Theological Discussions


#1

I’ve been studing all sorts of writings of the early fathers and the Eucharist and find my self leaning towards catholic views. The more I study the more I end up thinking I’ve been wrong to judge catholicism out of hand (not quite like that but you get the point) Recently I asked my pastor a few questions about Scriptures referring to authoritative material out side the scriptures themselves leading to a strong sence that traditions (deposit of faith, magisterium, ect…) of the church do indeed hold a significant roll in the Christian Church. So far I haven’t gotten a responce however this pastor who has a doctorate in theology always gives me insufficient responses to my questions like: “you’re a deep thinker” or " I don’t know however you would like seminary." So I went to a protestant website and asked the same questions. The only answer I got back was a theology student who has my same leanings towards orthodoxy and catholicism. Though I think he leans closer to Orthodox (unsure really). I guess I don’t really have a questions so much as an appreciation for this web site where people will handle difficult questions even though they don’t agree with the premise.:thumbsup:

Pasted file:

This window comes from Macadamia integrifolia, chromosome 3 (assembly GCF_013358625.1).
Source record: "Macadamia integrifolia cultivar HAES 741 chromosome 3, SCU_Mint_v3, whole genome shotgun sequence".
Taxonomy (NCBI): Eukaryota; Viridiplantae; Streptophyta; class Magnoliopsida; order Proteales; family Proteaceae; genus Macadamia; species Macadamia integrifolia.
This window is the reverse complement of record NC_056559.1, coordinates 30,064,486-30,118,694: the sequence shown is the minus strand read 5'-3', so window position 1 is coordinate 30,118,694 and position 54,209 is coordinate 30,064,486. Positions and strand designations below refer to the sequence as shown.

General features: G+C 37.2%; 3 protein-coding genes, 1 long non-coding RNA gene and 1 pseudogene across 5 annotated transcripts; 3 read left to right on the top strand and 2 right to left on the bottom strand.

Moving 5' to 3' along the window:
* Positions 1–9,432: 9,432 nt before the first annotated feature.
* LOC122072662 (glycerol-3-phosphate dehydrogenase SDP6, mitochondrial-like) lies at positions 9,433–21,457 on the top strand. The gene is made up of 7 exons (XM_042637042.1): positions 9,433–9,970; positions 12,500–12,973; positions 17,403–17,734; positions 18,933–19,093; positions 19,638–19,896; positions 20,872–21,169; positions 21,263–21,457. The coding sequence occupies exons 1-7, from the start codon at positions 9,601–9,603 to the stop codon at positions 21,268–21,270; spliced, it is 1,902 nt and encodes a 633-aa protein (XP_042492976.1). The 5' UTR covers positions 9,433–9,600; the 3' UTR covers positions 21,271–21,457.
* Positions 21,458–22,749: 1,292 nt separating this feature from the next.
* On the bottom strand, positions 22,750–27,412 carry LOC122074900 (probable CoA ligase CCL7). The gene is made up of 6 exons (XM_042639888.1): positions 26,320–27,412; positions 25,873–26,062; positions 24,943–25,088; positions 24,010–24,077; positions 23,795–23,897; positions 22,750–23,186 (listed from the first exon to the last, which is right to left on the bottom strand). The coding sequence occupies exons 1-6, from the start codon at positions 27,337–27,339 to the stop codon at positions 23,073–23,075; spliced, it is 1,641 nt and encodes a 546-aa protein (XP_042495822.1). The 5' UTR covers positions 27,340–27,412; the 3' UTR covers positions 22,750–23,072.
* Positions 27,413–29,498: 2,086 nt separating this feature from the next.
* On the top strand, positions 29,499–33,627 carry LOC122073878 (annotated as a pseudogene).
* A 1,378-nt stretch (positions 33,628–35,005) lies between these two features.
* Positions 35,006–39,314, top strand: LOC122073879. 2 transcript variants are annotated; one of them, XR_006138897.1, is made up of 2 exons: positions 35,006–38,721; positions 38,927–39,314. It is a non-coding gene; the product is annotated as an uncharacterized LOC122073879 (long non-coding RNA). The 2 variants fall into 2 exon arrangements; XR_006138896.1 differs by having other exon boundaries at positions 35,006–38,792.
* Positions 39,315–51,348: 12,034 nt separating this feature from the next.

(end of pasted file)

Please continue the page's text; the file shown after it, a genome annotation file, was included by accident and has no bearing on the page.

#2

Wow! I applaud your efforts to see the full view of Christendom as a whole, as most people do not seem to go outside their Church. I have read some of the readings of the doctors of the church, namely St. Augustine and St. Therese of Lisuex, which I suggest you look into. Also, never, ever stop asking the questions! There is a ‘why’ to everything, even if you can not find this answer on earth, and if someone here can not tell you, you can always lift this question to God. He always hears you, and will give you an answer, (even if it’s that you can not understand it now, for he will answer it later). Keep seeking this truth! For God is ALL TRUTH!


#3

Hi Sambo,

If you are looking sincerely for the truth, then God is with you.

Here’s a prayer that will help you on your way:

Come, Holy Spirit, fill the hearts of Thy faithful and enkindle in them the fire of Thy love.

V. Send forth Thy Spirit and they shall be created.
R. And Thou shalt renew the face of the earth.

Let us pray.